Before he could fly … Charles had to overcome fears, disabilities
This is the first of a four-part feature on Port Arthur native Jamaal Charles, who currently stars as a running back for the Kansas City Chiefs. See Wednesday’s issue for part two.
By Vahe Gregorian
Kansas City Star
Whether it was in the ways he moved or thought or read aloud, Jamaal Charles was always in a hurry.
Even when he downshifted to walk, it typically was by bouncing along up on his toes.
“Like he was trying to take off or something,” said Grant LaPoint, a senior patriarch of Charles’ family, which sprawls over the Gulf Coast of Texas.
But as Charles struggled through childhood, nothing suggested he would thrust to this sort of liftoff.
As the Kansas City Chiefs prepare for the NFL season, Charles, 28, again is a linchpin of all that’s possible for them — and a symbol of all that’s possible, period.
Before Charles showed world-class potential as a sprinter at the University of Texas, ran for the most yards in Chiefs franchise history and averaged more yards a carry, 5.5, than any NFL player ever, a learning disability eroded his confidence in all that he did.
In a town battling the typical tolls of poverty, without his father in his life, Charles ultimately took flight because of a nurturing extended family, plus teachers and friends in special education classes. Classes that led him to what he considered a life-changing opportunity to compete in Special Olympics at age 10.
“In classrooms, I felt I was the last one in the back,” Charles said in a series of recent interviews with The Star in which he offered a rare glimpse into his childhood challenges.
“When I got in the classroom, people didn’t want to be my friend. But when I stepped on the field, everyone wanted to be my friend.”
As an awkward, sensitive child, the youngest of four boys in his immediate family and the runt of what was then 32 cousins, Charles at times would cling to his mother, Sharon.
Mostly, though, he gravitated to his maternal grandmother, Mazelle Miller, the backbone of the family, whom he still considers his guardian angel years after she died.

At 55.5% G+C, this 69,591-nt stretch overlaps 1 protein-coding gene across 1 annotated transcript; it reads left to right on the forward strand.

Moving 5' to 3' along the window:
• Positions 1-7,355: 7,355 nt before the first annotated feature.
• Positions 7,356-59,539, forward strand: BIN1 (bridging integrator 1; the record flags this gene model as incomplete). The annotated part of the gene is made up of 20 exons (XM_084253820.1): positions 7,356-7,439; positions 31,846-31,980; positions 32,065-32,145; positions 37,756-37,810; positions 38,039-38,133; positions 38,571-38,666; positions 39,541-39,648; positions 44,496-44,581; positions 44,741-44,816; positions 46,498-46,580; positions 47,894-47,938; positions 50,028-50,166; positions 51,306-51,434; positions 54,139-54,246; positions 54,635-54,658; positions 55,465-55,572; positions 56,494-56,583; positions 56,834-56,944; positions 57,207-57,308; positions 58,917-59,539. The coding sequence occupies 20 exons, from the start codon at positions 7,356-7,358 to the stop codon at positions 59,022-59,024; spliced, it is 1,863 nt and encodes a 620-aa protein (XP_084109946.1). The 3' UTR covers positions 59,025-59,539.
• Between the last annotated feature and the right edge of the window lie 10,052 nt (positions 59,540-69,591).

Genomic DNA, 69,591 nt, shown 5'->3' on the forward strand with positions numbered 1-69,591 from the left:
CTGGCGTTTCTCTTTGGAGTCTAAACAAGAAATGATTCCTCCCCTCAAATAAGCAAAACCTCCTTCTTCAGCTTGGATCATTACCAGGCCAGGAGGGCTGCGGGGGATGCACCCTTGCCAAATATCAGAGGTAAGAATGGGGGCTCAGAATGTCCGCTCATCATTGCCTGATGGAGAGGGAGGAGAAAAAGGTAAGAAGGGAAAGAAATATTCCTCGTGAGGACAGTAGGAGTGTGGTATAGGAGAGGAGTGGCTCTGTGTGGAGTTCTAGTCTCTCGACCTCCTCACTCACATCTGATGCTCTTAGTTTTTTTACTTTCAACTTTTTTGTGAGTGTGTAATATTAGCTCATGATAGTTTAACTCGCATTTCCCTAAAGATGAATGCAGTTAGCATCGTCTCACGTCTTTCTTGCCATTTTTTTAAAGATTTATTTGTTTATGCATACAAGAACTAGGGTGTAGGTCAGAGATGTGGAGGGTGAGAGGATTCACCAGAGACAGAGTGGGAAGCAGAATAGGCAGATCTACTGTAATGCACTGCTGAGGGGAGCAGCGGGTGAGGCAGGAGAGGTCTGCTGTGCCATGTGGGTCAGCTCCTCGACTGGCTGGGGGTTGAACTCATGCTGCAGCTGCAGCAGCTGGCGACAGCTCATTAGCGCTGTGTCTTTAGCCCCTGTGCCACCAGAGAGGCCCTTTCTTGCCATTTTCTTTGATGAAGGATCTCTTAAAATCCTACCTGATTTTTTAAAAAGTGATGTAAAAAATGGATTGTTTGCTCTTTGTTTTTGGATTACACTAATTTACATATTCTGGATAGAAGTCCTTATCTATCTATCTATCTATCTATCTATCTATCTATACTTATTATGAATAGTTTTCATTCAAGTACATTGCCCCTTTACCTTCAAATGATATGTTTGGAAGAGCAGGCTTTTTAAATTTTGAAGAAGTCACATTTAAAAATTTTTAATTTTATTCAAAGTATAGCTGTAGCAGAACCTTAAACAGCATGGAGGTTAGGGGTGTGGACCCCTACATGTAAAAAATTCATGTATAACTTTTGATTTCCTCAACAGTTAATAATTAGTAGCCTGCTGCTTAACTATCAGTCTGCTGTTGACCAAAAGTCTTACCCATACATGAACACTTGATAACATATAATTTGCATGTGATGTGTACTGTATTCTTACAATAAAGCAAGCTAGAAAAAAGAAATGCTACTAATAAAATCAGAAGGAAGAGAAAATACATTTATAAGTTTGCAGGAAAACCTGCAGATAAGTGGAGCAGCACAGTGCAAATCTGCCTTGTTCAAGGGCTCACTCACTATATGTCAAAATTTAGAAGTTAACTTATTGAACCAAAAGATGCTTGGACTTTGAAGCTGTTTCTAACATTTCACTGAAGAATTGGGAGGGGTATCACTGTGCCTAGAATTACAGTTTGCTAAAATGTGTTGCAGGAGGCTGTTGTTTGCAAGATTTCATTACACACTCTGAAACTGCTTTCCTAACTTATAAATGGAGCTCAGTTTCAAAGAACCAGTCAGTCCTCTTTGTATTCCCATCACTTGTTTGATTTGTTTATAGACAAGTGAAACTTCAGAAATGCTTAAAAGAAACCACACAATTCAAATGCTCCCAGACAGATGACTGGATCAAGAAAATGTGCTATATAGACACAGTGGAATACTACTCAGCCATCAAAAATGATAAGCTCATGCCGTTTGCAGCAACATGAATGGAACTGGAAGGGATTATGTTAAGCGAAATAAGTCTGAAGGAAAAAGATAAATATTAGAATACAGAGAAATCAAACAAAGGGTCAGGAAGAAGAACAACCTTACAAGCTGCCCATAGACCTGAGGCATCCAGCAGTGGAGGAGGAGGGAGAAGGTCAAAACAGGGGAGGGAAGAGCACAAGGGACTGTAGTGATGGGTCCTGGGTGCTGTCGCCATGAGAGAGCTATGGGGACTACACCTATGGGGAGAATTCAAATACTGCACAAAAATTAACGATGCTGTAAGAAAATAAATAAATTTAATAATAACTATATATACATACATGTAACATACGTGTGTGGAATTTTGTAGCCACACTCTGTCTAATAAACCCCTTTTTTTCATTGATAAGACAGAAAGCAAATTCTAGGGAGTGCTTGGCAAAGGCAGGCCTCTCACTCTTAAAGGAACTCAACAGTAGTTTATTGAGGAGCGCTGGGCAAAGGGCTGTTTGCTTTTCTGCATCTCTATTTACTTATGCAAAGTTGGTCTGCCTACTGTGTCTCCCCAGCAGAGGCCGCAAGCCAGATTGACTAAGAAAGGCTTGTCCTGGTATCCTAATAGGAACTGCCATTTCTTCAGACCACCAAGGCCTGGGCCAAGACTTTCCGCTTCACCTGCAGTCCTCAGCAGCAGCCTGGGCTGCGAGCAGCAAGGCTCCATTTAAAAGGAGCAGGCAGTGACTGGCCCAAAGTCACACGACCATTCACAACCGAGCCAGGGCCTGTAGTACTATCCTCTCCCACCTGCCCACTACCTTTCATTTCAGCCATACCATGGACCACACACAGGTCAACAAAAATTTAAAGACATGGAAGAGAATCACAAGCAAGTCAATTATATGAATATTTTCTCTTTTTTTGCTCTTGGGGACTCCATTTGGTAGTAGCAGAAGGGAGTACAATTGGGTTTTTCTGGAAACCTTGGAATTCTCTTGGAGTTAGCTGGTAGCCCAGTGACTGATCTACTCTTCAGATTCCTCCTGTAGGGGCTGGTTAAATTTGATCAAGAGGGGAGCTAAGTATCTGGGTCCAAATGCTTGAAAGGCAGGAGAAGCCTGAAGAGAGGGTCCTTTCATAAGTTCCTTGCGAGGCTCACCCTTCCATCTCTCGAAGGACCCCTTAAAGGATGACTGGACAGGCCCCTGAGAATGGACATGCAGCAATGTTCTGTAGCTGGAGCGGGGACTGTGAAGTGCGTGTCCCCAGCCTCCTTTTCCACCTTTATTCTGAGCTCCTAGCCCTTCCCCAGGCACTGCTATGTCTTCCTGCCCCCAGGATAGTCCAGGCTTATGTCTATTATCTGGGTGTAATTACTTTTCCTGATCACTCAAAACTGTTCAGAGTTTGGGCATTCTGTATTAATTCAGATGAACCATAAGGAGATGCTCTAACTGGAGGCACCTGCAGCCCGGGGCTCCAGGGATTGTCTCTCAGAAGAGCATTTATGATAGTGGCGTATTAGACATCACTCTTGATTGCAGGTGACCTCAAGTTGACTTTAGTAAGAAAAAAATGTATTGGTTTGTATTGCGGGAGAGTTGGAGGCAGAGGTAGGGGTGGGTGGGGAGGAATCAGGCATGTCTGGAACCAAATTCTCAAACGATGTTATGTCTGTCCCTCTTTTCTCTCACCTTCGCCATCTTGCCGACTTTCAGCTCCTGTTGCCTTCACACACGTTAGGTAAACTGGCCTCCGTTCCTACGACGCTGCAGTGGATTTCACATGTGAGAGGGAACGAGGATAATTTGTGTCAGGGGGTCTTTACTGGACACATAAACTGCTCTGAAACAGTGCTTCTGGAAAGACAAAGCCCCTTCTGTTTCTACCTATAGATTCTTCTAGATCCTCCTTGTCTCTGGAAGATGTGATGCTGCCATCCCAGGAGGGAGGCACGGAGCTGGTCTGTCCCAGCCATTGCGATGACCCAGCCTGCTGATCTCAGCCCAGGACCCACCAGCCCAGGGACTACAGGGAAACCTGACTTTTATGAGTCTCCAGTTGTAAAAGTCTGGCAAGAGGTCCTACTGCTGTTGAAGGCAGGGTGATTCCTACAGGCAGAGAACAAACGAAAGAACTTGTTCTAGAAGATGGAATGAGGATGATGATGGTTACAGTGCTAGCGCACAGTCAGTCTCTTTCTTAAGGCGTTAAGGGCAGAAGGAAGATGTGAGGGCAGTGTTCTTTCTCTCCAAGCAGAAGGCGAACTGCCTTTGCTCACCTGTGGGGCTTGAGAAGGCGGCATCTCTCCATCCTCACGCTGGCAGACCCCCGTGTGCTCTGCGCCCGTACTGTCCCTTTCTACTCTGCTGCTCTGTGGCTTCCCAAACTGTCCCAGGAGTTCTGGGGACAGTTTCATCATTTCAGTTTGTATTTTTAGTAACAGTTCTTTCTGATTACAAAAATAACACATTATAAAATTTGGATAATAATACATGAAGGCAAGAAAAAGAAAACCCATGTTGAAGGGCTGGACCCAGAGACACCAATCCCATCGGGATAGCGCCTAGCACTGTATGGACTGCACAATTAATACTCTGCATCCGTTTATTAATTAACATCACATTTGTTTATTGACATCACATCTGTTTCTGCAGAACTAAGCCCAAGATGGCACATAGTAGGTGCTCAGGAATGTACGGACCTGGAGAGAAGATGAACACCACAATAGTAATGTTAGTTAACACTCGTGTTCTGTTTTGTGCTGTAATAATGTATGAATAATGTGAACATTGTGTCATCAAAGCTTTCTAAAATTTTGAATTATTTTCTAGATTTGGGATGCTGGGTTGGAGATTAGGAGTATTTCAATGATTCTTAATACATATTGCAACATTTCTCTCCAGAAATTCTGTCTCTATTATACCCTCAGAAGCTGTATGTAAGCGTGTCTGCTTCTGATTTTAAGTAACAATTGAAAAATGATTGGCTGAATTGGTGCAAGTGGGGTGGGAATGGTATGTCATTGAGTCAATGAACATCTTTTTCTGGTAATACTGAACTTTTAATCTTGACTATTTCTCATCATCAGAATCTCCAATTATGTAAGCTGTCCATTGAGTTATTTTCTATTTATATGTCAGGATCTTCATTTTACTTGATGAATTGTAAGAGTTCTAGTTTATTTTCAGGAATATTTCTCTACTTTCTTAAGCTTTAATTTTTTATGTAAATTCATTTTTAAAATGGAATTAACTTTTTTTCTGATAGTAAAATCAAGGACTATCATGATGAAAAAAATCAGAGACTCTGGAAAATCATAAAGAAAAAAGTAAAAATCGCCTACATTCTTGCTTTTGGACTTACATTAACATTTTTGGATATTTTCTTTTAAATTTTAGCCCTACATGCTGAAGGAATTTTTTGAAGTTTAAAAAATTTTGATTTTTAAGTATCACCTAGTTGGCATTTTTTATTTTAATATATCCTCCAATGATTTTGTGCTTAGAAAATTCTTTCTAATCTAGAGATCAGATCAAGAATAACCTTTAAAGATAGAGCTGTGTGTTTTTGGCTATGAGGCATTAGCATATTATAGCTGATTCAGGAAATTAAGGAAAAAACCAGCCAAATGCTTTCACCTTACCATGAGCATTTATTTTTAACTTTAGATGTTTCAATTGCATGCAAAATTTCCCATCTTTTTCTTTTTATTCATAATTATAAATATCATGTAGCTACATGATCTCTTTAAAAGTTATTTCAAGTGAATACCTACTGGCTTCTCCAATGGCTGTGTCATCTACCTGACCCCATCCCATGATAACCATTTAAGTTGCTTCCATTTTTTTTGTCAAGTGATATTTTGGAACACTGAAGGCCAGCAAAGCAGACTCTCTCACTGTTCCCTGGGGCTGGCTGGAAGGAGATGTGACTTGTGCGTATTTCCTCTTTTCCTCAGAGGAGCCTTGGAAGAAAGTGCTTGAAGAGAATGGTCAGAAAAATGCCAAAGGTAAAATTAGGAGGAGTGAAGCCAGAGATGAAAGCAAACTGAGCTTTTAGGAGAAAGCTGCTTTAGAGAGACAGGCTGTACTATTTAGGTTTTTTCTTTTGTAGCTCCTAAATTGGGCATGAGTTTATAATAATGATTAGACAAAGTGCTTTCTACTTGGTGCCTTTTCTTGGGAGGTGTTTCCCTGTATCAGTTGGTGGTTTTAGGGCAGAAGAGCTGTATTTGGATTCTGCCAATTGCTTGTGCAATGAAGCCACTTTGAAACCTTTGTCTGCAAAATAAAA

Mazelle was the one who sensed something wasn’t right for Charles before anyone else did.
“I pray to her to this day,” he said, “to watch over me and my family.”
The house of Mazelle and Oscar Miller, where Charles and his mother lived for a time, was the place around which a gaggle of grandkids created track meets in the streets and played any sport you could name in the yard and driveway.
In that environment, Charles could be himself: a character, silly and clowning, telling corny jokes or doing imitations like the one of Michael Jackson dancing to “Billie Jean” in the talent shows his cousins would create.
Other times, Charles wasn’t as sure of himself.
Charles got teased because he turned to the female figures in his life. Or maybe he turned to them because he was being picked on.
Whatever the case, a smothering cycle of anxiety and doubt hovered over Charles into his teens any time he was outside the family.
“You were the guy that nobody wanted around,” Danny Gorrer, a childhood friend who also went on to the NFL, told Charles during a recent roast of the star running back in Port Arthur.
Now everyone could laugh because it was so long ago and Gorrer is so obviously fond of Charles.
Then, though, this was a painful reality.